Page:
The ETH team developed the Myoshirt particularly to enhance the strength and endurance of people with restricted or declining mobility, and ran a small test, placing the unit on 10 people without any physical impairments, one with muscular dystrophy, and one with a spinal cord injury.
In an endurance test, which required people to lift their arms and/or an object and hold them up, healthy subjects were able to hold the position for a third longer with the exomuscle active than without it. The results were even better for the other two; the MD patient saw an endurance boost around 60 percent, and the patient with a spinal cord injury saw an endurance leap of 300 percent.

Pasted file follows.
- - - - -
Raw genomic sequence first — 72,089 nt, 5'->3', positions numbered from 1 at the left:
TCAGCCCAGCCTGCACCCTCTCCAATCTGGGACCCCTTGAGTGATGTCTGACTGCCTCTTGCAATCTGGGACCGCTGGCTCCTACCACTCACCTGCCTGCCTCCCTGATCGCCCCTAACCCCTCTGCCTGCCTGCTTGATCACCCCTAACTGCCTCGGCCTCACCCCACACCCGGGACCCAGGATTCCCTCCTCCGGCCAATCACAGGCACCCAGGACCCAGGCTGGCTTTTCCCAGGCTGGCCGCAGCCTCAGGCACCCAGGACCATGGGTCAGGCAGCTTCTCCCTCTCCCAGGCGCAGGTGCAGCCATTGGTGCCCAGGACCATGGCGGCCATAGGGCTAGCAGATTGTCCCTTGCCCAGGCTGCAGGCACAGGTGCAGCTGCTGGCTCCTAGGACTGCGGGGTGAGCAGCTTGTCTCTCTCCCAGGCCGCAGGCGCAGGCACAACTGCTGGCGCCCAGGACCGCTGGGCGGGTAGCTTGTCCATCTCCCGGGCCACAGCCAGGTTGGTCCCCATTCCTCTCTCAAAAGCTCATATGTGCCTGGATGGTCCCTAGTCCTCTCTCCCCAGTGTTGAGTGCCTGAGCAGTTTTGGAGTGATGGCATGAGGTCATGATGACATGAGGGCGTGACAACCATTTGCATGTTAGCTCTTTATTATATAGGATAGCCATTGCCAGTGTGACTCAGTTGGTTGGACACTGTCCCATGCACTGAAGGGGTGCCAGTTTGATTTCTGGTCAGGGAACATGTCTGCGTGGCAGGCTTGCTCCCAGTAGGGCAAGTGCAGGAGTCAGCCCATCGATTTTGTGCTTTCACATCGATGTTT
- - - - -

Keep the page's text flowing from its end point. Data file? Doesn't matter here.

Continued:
Before it’s ready to become a commercial product, the team says it needs to be further miniaturized and streamlined to fit better under clothing, and preferably with a drop in weight – the control box and actuator motor setup currently weigh a combined 4 kg (8.8 lb) and sit on a box on a table rather than being attached to the suit. As such, it’s currently only really suitable for folk getting around in wheelchairs.